Urbanie & Urbanus

Issue 2021 Dec


Issue 6, P.68 - P.78

Urban Regeneration-Is it possible for the environmental regeneration of Hong Kong to begin from Kau Yi Chau Island?

Laurent Gutierrez

BA, March, PhD, Professor and Course Director at MDes (Urban Environments Design), School of Design, The Hong Kong Polytechnic University

and  Dr. Hee Sun (Sunny) Choi

BA MA PhD, Adjunct Assistant Professor,
MDes (Urban Environments Design), School of Design,
The Hong Kong Polytechnic University,
Director at Choi-Comer Asia Architecture and Urban Design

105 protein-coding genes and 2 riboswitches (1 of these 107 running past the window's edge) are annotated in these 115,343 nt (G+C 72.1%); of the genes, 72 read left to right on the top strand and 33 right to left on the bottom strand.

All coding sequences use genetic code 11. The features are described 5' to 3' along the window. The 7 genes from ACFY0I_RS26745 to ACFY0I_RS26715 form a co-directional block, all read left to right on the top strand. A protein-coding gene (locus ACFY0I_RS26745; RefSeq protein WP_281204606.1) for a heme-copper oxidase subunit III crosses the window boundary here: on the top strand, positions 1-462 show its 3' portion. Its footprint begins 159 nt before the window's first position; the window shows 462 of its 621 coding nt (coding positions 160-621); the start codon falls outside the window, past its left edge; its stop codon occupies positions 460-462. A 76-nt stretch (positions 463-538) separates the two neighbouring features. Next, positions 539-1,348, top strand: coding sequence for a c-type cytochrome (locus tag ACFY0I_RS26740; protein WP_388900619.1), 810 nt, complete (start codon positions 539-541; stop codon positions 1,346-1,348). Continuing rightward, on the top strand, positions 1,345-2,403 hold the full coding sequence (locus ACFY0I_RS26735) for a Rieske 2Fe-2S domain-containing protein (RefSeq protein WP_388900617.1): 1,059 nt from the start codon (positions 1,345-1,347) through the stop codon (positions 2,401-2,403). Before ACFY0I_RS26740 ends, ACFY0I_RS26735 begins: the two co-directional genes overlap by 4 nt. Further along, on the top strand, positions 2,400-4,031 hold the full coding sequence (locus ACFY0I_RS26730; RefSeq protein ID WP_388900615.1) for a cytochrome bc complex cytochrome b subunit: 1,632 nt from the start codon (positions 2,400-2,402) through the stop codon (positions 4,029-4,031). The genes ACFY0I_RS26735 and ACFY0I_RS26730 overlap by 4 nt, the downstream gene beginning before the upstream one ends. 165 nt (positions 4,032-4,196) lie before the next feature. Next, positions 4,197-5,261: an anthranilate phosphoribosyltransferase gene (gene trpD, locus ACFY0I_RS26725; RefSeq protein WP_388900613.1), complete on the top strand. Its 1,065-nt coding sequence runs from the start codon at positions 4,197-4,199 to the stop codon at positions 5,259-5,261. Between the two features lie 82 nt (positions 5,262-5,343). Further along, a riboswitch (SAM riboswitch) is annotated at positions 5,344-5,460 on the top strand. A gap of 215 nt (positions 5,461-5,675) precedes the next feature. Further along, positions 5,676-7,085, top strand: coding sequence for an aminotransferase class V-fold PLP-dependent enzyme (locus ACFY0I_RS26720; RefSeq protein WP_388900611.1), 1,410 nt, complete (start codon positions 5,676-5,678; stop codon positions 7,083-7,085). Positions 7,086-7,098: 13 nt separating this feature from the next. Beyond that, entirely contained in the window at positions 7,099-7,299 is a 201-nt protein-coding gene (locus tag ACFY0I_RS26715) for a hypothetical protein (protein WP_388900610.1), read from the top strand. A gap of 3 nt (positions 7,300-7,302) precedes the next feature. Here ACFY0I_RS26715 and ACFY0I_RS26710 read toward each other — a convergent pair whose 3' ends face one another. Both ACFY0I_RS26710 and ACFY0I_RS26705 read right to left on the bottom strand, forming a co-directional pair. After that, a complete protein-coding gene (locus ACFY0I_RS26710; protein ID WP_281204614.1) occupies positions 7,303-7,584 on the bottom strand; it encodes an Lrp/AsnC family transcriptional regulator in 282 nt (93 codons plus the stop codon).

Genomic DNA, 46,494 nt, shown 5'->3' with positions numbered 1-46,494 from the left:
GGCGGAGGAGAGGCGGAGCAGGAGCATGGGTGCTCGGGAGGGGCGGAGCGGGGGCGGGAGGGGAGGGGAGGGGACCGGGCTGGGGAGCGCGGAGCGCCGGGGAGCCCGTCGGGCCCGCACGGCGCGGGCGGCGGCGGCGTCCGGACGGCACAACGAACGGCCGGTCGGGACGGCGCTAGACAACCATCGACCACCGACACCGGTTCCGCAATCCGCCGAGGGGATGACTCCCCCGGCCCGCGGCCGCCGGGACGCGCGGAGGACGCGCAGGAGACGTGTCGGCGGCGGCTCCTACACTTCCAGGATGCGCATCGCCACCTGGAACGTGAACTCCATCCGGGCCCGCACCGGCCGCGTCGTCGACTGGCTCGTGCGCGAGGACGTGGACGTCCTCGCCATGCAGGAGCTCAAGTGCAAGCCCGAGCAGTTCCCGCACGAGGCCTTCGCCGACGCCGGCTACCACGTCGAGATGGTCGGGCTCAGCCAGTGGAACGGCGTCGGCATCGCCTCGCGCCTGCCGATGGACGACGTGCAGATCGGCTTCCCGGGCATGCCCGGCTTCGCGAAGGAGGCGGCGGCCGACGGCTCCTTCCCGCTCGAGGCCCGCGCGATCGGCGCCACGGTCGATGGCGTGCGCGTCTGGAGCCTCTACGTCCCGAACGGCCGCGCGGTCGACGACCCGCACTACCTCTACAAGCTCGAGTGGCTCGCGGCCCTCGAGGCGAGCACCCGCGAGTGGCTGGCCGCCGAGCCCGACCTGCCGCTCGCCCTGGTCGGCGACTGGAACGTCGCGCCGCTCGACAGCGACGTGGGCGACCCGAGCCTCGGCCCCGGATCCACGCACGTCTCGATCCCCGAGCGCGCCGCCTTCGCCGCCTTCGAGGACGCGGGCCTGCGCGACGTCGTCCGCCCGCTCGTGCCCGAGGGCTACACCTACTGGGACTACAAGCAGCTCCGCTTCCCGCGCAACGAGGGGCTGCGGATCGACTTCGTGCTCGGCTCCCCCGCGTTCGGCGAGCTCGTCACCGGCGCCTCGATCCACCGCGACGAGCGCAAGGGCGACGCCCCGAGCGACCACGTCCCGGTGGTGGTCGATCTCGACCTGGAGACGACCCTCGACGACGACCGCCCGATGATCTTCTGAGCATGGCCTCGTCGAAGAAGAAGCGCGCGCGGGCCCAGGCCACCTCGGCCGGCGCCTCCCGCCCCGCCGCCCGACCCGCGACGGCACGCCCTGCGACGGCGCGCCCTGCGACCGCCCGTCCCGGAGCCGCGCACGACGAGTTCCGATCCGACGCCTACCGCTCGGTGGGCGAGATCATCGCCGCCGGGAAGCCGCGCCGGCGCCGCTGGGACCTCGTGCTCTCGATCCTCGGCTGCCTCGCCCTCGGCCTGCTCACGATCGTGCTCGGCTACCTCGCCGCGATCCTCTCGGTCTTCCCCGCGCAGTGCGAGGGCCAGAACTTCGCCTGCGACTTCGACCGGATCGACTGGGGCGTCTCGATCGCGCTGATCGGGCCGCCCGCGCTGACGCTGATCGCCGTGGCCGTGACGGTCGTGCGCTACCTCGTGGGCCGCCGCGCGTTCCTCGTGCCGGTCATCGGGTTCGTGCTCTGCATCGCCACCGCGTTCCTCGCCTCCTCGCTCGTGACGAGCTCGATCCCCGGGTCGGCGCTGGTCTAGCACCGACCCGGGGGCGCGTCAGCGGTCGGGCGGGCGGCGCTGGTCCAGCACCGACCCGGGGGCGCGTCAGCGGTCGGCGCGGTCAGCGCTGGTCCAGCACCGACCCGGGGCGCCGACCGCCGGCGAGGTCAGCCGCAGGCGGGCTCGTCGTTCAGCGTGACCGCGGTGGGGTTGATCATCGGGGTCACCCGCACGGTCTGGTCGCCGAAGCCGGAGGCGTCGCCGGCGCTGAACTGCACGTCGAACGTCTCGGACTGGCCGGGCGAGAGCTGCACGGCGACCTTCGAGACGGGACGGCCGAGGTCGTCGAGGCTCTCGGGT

A Transitional Environment is a term recently used to describe a new form of hybrid space and habitat that has emerged within and around the contemporary city. During the last few decades in Hong Kong and China there has been an increased design focus on the distinct social, spatial, and economic characteristics and challenges that emerge in these spaces that sit both between the rural and the urban and the land and the sea. Now, a more holistic and regenerative perspective for urban design is under way, focusing on environments with an ecological mindset. Within the urban design and planning context of Hong Kong in particular, as an archipelago of islands attached to China’s mainland, these transitional environments include existing rural islands that are being adapted to and expanded as part of development proposals. These proposals tend to offer only a limited acknowledgement and engagement with their island or coastal locations and surrounding natural habitats, in favour of dense and environmentally unsustainable podium and tower schemes. With global challenges and specifically climate change and a growing number of threats to both the environment and our way of life there has been an increased focus on new approaches to problem solving that look to the natural world for solutions. This short paper includes case study projects from students at the Hong Kong Polytechnic University for the urban habitat island of Kau Yi Chau in Hong Kong. Supported by a review of relevant precedents and theories, this case study is used to discuss and reflect on the global and local issues and opportunities highlighted in the sustainable development goals (SDGs) established by the United Nations.